For 100 years, the Babich family have stayed true to the ideals of their patriarch.

David Babich has a view from his office window to die for. Twenty minutes after battling through traffic from his home in Auckland’s bustling suburb of Pt Chevalier, he is relaxing at his desk at his family firm in a lush city oasis.

The 47-year-old is general manager of Babich Wines, one of New Zealand’s oldest family-owned wineries.

Today he is raising a glass to the company being in business for 100 years. . . 

Bangladeshi scientists ready for trial of world’s first ‘Golden Rice’ – Reaz Ahmad:

Bangladeshi rice scientists are all set to conduct field tests of the world’s first vitamin A-enriched rice, popularly known as Golden Rice, before taking the variety to production phase.

The success in vitamin A-rich rice comes in quick succession of the world’s first three zinc-rich rice varieties that Bangladesh released over the last couple of years.

Upon completing a successful trial of the genetically engineered Golden Rice in its transgenic screen house, Bangladesh Rice Research Institute (BRRI) is now taking the variety — GR-2 E BRRI dhan29 — to confined field trials in the coming Boro season this November. . . .


Grace in adversity

September 14, 2012

The murder of a loved husband, father, son and brother is more than enough for any family.

Having his brother-in-law charged with the crime and the family’s private business made public in the court case would have compounded matters.

Throughout the trial and in its aftermath, the grace shown by the Guy family in their adversity was inspiring.

Scott Guy’s brother-in-law Ewen Macdonald  was acquitted of the murder but admitted other crimes for which he was sentenced today.

The family’s grace shows again in their statement:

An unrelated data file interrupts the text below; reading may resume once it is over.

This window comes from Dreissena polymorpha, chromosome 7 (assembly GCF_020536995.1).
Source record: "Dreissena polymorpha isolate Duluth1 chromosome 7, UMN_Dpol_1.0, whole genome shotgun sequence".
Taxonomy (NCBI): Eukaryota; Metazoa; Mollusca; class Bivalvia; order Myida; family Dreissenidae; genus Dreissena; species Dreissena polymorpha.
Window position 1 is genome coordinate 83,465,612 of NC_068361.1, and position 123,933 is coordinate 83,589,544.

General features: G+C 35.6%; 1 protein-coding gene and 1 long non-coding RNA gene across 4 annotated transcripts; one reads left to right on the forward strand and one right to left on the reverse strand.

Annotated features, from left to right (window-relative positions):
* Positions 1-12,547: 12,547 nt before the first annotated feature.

Today is yet another reminder of how one person’s actions have affected everyone in our family. The sentencing today does not give us closure or satisfaction. It is simply a reminder that there are consequences for the decisions that Ewen made

One consequence is that Ewen is no longer part of our day to day lives. He has lost our trust and has hurt us deeply and shaken the values which our family hold dear.  However the turmoil we have been through has brought our immediate family closer together, and it is our future that we now focus on.

Our family is now challenged with building a new life. We are determined to build a future not on anger or revenge, not on resentment or sorrow. We must build a future for our children and grandchildren on love and compassion, on truth and faith.

We can only reiterate our heartfelt thanks to all New Zealanders for the support and caring you have shown our family, which continues to give us strength and courage.

It takes a very big heart to show grace when anger and bitterness would be so much easier.


Life imitating soap

July 4, 2012

We were on the other side of the world for most of June but even from there I got a sense that Ewen Macdonald’s trial for Scott Guy’s murder was being treated like a soap opera.

Losing a husband, father, son and brother is more than enough for any family. To lose him to murder made it worse and having a family member on trial for it  compounded the tragedy.

On top of all that the family had their personal business displayed in court to a packed gallery and relayed to the world through the media.

It was life imitating soap but these people aren’t actors, they are real, human beings facing a real and on-going tragedy.

My knowledge of media law is very rusty but some of the commentary and comments I read and heard seemed to be sailing very close to prejudicing a fair trial.

Many certainly showed little regard for the people whose lives had been torn apart by the murder and its aftermath.

In spite of the dignity with which Bryan Guy, father of the victim and father-in-law of the accused, faced the media and his plea for privacy now it is unlikely they will get it.

This isn’t a script with a happy ending and the media is almost certain to write more episodes, with or without the co-operation of the major players.